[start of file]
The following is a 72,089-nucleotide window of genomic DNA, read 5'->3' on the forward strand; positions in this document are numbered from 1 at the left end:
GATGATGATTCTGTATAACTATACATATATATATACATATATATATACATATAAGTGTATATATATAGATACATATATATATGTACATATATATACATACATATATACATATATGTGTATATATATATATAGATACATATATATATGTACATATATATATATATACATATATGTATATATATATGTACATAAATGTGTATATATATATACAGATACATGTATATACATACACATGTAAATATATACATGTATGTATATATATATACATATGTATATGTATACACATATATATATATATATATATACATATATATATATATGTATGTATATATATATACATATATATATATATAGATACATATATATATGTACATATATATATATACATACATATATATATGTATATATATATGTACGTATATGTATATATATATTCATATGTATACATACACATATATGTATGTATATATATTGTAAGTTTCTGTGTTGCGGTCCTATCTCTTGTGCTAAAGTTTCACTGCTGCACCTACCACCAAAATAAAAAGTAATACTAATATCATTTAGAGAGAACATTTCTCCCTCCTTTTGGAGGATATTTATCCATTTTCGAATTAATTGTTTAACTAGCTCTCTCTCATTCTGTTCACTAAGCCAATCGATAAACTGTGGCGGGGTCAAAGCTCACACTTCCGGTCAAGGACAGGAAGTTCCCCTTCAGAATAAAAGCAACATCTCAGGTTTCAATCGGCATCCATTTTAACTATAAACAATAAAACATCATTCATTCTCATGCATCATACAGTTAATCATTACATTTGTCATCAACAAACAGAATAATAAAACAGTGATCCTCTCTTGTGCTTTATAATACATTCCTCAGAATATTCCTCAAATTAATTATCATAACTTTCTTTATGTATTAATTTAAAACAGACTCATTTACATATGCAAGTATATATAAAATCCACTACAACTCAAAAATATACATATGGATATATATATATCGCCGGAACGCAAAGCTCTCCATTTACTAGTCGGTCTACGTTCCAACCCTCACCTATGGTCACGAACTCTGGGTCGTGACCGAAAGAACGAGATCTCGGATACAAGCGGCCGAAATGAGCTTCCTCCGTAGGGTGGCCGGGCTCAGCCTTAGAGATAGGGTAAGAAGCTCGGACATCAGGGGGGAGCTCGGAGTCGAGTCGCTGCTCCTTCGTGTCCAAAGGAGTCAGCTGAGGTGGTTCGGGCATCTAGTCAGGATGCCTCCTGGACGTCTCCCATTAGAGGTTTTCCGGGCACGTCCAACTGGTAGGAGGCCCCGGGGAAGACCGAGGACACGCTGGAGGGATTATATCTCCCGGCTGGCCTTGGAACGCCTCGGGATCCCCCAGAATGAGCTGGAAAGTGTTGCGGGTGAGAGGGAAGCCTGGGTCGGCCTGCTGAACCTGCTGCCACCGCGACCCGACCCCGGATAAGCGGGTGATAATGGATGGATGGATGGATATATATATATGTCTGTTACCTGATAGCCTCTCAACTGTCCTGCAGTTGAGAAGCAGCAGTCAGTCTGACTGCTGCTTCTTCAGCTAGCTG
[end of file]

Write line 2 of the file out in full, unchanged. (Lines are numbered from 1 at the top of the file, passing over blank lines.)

GATGATGATTCTGTATAACTATACATATATATATACATATATATATACATATAAGTGTATATATATAGATACATATATATATGTACATATATATACATACATATATACATATATGTGTATATATATATATAGATACATATATATATGTACATATATATATATATACATATATGTATATATATATGTACATAAATGTGTATATATATATACAGATACATGTATATACATACACATGTAAATATATACATGTATGTATATATATATACATATGTATATGTATACACATATATATATATATATATATACATATATATATATATGTATGTATATATATATACATATATATATATATAGATACATATATATATGTACATATATATATATACATACATATATATATGTATATATATATGTACGTATATGTATATATATATTCATATGTATACATACACATATATGTATGTATATATATTGTAAGTTTCTGTGTTGCGGTCCTATCTCTTGTGCTAAAGTTTCACTGCTGCACCTACCACCAAAATAAAAAGTAATACTAATATCATTTAGAGAGAACATTTCTCCCTCCTTTTGGAGGATATTTATCCATTTTCGAATTAATTGTTTAACTAGCTCTCTCTCATTCTGTTCACTAAGCCAATCGATAAACTGTGGCGGGGTCAAAGCTCACACTTCCGGTCAAGGACAGGAAGTTCCCCTTCAGAATAAAAGCAACATCTCAGGTTTCAATCGGCATCCATTTTAACTATAAACAATAAAACATCATTCATTCTCATGCATCATACAGTTAATCATTACATTTGTCATCAACAAACAGAATAATAAAACAGTGATCCTCTCTTGTGCTTTATAATACATTCCTCAGAATATTCCTCAAATTAATTATCATAACTTTCTTTATGTATTAATTTAAAACAGACTCATTTACATATGCAAGTATATATAAAATCCACTACAACTCAAAAATATACATATGGATATATATATATCGCCGGAACGCAAAGCTCTCCATTTACTAGTCGGTCTACGTTCCAACCCTCACCTATGGTCACGAACTCTGGGTCGTGACCGAAAGAACGAGATCTCGGATACAAGCGGCCGAAATGAGCTTCCTCCGTAGGGTGGCCGGGCTCAGCCTTAGAGATAGGGTAAGAAGCTCGGACATCAGGGGGGAGCTCGGAGTCGAGTCGCTGCTCCTTCGTGTCCAAAGGAGTCAGCTGAGGTGGTTCGGGCATCTAGTCAGGATGCCTCCTGGACGTCTCCCATTAGAGGTTTTCCGGGCACGTCCAACTGGTAGGAGGCCCCGGGGAAGACCGAGGACACGCTGGAGGGATTATATCTCCCGGCTGGCCTTGGAACGCCTCGGGATCCCCCAGAATGAGCTGGAAAGTGTTGCGGGTGAGAGGGAAGCCTGGGTCGGCCTGCTGAACCTGCTGCCACCGCGACCCGACCCCGGATAAGCGGGTGATAATGGATGGATGGATGGATATATATATATGTCTGTTACCTGATAGCCTCTCAACTGTCCTGCAGTTGAGAAGCAGCAGTCAGTCTGACTGCTGCTTCTTCAGCTAGCTG